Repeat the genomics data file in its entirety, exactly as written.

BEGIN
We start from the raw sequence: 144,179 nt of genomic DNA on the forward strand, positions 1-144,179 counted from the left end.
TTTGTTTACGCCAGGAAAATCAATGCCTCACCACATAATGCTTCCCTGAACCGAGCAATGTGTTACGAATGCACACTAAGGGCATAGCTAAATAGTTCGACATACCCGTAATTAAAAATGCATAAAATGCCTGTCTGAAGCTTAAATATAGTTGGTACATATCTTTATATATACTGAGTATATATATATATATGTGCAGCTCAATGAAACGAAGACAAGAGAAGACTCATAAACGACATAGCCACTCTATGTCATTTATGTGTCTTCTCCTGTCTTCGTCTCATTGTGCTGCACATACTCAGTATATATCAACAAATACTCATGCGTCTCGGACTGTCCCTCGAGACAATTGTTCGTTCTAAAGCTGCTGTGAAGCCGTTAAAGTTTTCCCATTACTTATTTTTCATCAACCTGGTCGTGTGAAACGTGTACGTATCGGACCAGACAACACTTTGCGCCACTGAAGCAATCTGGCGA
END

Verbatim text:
We start from the raw sequence: 144,179 nt of genomic DNA on the forward strand, positions 1-144,179 counted from the left end.
TTTGTTTACGCCAGGAAAATCAATGCCTCACCACATAATGCTTCCCTGAACCGAGCAATGTGTTACGAATGCACACTAAGGGCATAGCTAAATAGTTCGACATACCCGTAATTAAAAATGCATAAAATGCCTGTCTGAAGCTTAAATATAGTTGGTACATATCTTTATATATACTGAGTATATATATATATATGTGCAGCTCAATGAAACGAAGACAAGAGAAGACTCATAAACGACATAGCCACTCTATGTCATTTATGTGTCTTCTCCTGTCTTCGTCTCATTGTGCTGCACATACTCAGTATATATCAACAAATACTCATGCGTCTCGGACTGTCCCTCGAGACAATTGTTCGTTCTAAAGCTGCTGTGAAGCCGTTAAAGTTTTCCCATTACTTATTTTTCATCAACCTGGTCGTGTGAAACGTGTACGTATCGGACCAGACAACACTTTGCGCCACTGAAGCAATCTGGCGA